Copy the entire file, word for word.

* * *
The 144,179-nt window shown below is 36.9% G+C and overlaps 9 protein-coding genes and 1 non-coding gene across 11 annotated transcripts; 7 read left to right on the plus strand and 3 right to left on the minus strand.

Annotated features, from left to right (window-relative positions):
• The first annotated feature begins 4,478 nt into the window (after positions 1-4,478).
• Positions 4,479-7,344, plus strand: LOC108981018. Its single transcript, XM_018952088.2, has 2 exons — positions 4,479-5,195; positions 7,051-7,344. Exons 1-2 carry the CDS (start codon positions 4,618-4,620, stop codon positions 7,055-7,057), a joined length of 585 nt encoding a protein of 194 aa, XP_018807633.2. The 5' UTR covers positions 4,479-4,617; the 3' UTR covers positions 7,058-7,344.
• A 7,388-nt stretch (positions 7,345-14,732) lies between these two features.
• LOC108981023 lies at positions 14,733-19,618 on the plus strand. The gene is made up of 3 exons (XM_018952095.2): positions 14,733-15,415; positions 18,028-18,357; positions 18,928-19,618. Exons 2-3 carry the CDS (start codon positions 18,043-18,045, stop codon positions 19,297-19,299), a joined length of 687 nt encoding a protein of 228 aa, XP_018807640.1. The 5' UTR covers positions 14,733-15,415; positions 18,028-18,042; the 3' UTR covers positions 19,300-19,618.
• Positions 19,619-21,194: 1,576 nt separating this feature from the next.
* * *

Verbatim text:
The 144,179-nt window shown below is 36.9% G+C and overlaps 9 protein-coding genes and 1 non-coding gene across 11 annotated transcripts; 7 read left to right on the plus strand and 3 right to left on the minus strand.

Annotated features, from left to right (window-relative positions):
• The first annotated feature begins 4,478 nt into the window (after positions 1-4,478).
• Positions 4,479-7,344, plus strand: LOC108981018. Its single transcript, XM_018952088.2, has 2 exons — positions 4,479-5,195; positions 7,051-7,344. Exons 1-2 carry the CDS (start codon positions 4,618-4,620, stop codon positions 7,055-7,057), a joined length of 585 nt encoding a protein of 194 aa, XP_018807633.2. The 5' UTR covers positions 4,479-4,617; the 3' UTR covers positions 7,058-7,344.
• A 7,388-nt stretch (positions 7,345-14,732) lies between these two features.
• LOC108981023 lies at positions 14,733-19,618 on the plus strand. The gene is made up of 3 exons (XM_018952095.2): positions 14,733-15,415; positions 18,028-18,357; positions 18,928-19,618. Exons 2-3 carry the CDS (start codon positions 18,043-18,045, stop codon positions 19,297-19,299), a joined length of 687 nt encoding a protein of 228 aa, XP_018807640.1. The 5' UTR covers positions 14,733-15,415; positions 18,028-18,042; the 3' UTR covers positions 19,300-19,618.
• Positions 19,619-21,194: 1,576 nt separating this feature from the next.